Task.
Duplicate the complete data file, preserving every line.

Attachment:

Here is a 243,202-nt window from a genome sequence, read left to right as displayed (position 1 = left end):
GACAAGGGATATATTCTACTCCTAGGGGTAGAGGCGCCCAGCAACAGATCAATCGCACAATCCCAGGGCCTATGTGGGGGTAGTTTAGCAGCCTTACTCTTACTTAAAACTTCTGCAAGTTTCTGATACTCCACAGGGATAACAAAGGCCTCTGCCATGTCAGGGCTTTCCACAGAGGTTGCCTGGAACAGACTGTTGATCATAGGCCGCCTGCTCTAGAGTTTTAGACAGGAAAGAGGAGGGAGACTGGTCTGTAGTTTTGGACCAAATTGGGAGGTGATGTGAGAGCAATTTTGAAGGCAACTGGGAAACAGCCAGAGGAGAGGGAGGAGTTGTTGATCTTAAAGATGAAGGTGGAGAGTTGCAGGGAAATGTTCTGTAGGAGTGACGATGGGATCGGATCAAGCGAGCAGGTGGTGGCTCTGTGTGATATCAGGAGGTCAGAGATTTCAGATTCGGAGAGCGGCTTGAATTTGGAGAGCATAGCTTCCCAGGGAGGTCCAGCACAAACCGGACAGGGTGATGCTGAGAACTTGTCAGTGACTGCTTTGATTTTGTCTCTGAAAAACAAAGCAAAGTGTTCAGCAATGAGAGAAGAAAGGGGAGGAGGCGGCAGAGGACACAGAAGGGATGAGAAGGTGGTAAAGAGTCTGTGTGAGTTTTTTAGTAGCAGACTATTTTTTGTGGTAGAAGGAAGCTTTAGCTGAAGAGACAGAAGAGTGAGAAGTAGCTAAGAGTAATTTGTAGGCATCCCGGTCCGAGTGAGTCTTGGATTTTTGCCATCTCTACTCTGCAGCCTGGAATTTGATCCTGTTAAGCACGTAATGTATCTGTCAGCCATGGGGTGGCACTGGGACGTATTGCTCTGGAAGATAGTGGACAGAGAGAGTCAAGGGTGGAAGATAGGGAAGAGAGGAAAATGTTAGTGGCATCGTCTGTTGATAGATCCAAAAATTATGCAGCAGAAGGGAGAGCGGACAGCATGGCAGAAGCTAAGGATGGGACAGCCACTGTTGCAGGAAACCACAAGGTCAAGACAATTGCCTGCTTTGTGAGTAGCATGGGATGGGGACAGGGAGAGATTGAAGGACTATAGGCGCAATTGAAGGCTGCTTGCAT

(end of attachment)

Here is a 243,202-nt window from a genome sequence, read left to right as displayed (position 1 = left end):
GACAAGGGATATATTCTACTCCTAGGGGTAGAGGCGCCCAGCAACAGATCAATCGCACAATCCCAGGGCCTATGTGGGGGTAGTTTAGCAGCCTTACTCTTACTTAAAACTTCTGCAAGTTTCTGATACTCCACAGGGATAACAAAGGCCTCTGCCATGTCAGGGCTTTCCACAGAGGTTGCCTGGAACAGACTGTTGATCATAGGCCGCCTGCTCTAGAGTTTTAGACAGGAAAGAGGAGGGAGACTGGTCTGTAGTTTTGGACCAAATTGGGAGGTGATGTGAGAGCAATTTTGAAGGCAACTGGGAAACAGCCAGAGGAGAGGGAGGAGTTGTTGATCTTAAAGATGAAGGTGGAGAGTTGCAGGGAAATGTTCTGTAGGAGTGACGATGGGATCGGATCAAGCGAGCAGGTGGTGGCTCTGTGTGATATCAGGAGGTCAGAGATTTCAGATTCGGAGAGCGGCTTGAATTTGGAGAGCATAGCTTCCCAGGGAGGTCCAGCACAAACCGGACAGGGTGATGCTGAGAACTTGTCAGTGACTGCTTTGATTTTGTCTCTGAAAAACAAAGCAAAGTGTTCAGCAATGAGAGAAGAAAGGGGAGGAGGCGGCAGAGGACACAGAAGGGATGAGAAGGTGGTAAAGAGTCTGTGTGAGTTTTTTAGTAGCAGACTATTTTTTGTGGTAGAAGGAAGCTTTAGCTGAAGAGACAGAAGAGTGAGAAGTAGCTAAGAGTAATTTGTAGGCATCCCGGTCCGAGTGAGTCTTGGATTTTTGCCATCTCTACTCTGCAGCCTGGAATTTGATCCTGTTAAGCACGTAATGTATCTGTCAGCCATGGGGTGGCACTGGGACGTATTGCTCTGGAAGATAGTGGACAGAGAGAGTCAAGGGTGGAAGATAGGGAAGAGAGGAAAATGTTAGTGGCATCGTCTGTTGATAGATCCAAAAATTATGCAGCAGAAGGGAGAGCGGACAGCATGGCAGAAGCTAAGGATGGGACAGCCACTGTTGCAGGAAACCACAAGGTCAAGACAATTGCCTGCTTTGTGAGTAGCATGGGATGGGGACAGGGAGAGATTGAAGGACTATAGGCGCAATTGAAGGCTGCTTGCAT